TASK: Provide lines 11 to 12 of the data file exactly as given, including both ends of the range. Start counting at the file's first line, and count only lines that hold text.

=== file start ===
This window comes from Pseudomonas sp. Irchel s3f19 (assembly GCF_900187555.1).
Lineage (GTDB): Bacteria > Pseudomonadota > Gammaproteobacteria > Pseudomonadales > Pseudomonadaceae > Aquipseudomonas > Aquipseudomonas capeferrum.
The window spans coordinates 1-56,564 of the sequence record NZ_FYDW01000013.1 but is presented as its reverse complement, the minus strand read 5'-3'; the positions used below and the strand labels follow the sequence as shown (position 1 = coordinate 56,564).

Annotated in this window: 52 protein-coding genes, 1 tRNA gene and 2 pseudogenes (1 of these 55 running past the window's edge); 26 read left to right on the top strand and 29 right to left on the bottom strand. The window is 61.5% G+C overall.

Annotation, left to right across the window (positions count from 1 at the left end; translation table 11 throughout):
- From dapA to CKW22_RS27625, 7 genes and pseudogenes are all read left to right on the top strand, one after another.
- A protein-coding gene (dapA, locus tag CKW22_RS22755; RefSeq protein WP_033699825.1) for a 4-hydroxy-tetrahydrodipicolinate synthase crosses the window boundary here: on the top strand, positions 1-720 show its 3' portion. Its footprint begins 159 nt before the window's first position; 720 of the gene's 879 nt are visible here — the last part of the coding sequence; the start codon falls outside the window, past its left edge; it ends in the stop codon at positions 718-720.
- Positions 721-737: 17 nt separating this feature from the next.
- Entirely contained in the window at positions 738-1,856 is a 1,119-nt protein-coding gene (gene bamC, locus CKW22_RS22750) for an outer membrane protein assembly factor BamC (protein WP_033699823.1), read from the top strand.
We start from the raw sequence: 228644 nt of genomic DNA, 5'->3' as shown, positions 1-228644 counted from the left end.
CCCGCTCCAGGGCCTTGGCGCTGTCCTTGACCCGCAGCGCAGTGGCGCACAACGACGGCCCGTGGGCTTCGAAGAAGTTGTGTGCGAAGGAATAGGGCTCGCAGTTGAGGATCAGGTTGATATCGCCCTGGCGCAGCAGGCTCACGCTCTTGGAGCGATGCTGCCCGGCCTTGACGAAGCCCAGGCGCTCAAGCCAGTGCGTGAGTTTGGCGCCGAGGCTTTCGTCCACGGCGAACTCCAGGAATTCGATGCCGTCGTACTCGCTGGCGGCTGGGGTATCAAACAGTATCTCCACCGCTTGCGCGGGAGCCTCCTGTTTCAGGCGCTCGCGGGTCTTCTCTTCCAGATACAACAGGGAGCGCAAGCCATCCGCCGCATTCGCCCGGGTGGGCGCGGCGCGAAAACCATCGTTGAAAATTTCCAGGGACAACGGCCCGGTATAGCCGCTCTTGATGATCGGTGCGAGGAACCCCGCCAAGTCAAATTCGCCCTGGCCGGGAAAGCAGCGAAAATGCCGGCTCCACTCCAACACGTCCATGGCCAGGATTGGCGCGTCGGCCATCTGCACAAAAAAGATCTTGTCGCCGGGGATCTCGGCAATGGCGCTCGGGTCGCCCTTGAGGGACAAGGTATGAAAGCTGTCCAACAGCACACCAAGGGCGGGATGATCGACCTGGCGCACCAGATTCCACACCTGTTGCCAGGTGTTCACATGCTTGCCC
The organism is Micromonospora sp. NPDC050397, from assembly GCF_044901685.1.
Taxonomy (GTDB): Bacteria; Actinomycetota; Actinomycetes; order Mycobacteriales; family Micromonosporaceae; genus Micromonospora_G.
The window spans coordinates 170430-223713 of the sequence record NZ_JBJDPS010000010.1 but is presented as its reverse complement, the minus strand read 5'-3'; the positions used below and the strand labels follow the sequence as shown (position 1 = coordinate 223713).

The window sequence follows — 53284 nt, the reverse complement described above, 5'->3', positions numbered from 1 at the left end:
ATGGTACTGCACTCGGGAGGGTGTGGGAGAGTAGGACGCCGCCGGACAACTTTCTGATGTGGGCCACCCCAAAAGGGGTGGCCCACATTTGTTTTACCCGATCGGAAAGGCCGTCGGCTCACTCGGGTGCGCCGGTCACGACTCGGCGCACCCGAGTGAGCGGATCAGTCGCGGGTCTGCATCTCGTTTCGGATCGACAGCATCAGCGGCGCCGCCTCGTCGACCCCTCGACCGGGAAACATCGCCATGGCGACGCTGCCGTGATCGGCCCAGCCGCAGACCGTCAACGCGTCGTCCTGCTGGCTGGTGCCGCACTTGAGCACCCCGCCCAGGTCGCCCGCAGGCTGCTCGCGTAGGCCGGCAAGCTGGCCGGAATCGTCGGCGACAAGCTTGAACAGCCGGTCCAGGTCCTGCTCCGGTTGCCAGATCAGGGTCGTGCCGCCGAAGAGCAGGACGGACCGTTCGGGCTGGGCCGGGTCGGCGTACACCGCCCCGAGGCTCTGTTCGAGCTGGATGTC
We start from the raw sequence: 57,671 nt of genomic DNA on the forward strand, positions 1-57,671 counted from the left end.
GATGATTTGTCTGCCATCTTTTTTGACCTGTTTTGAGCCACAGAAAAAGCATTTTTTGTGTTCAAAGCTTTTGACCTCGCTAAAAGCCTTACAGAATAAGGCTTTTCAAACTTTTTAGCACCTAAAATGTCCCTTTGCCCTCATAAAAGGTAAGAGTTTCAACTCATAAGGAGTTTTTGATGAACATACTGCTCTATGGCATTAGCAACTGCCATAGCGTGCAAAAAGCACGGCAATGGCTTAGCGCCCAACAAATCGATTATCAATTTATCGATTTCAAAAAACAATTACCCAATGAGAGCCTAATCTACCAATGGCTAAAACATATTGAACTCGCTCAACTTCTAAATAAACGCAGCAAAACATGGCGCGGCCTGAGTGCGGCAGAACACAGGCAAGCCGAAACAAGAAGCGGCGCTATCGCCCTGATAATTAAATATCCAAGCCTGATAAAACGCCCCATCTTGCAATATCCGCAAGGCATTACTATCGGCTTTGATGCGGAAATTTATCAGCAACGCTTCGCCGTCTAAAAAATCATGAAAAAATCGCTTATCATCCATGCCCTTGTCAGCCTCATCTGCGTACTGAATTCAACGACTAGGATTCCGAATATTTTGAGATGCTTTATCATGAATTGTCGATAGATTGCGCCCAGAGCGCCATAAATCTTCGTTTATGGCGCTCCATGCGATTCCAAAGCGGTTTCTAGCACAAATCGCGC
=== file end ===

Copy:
CCCGCTCCAGGGCCTTGGCGCTGTCCTTGACCCGCAGCGCAGTGGCGCACAACGACGGCCCGTGGGCTTCGAAGAAGTTGTGTGCGAAGGAATAGGGCTCGCAGTTGAGGATCAGGTTGATATCGCCCTGGCGCAGCAGGCTCACGCTCTTGGAGCGATGCTGCCCGGCCTTGACGAAGCCCAGGCGCTCAAGCCAGTGCGTGAGTTTGGCGCCGAGGCTTTCGTCCACGGCGAACTCCAGGAATTCGATGCCGTCGTACTCGCTGGCGGCTGGGGTATCAAACAGTATCTCCACCGCTTGCGCGGGAGCCTCCTGTTTCAGGCGCTCGCGGGTCTTCTCTTCCAGATACAACAGGGAGCGCAAGCCATCCGCCGCATTCGCCCGGGTGGGCGCGGCGCGAAAACCATCGTTGAAAATTTCCAGGGACAACGGCCCGGTATAGCCGCTCTTGATGATCGGTGCGAGGAACCCCGCCAAGTCAAATTCGCCCTGGCCGGGAAAGCAGCGAAAATGCCGGCTCCACTCCAACACGTCCATGGCCAGGATTGGCGCGTCGGCCATCTGCACAAAAAAGATCTTGTCGCCGGGGATCTCGGCAATGGCGCTCGGGTCGCCCTTGAGGGACAAGGTATGAAAGCTGTCCAACAGCACACCAAGGGCGGGATGATCGACCTGGCGCACCAGATTCCACACCTGTTGCCAGGTGTTCACATGCTTGCCC
The organism is Micromonospora sp. NPDC050397, from assembly GCF_044901685.1.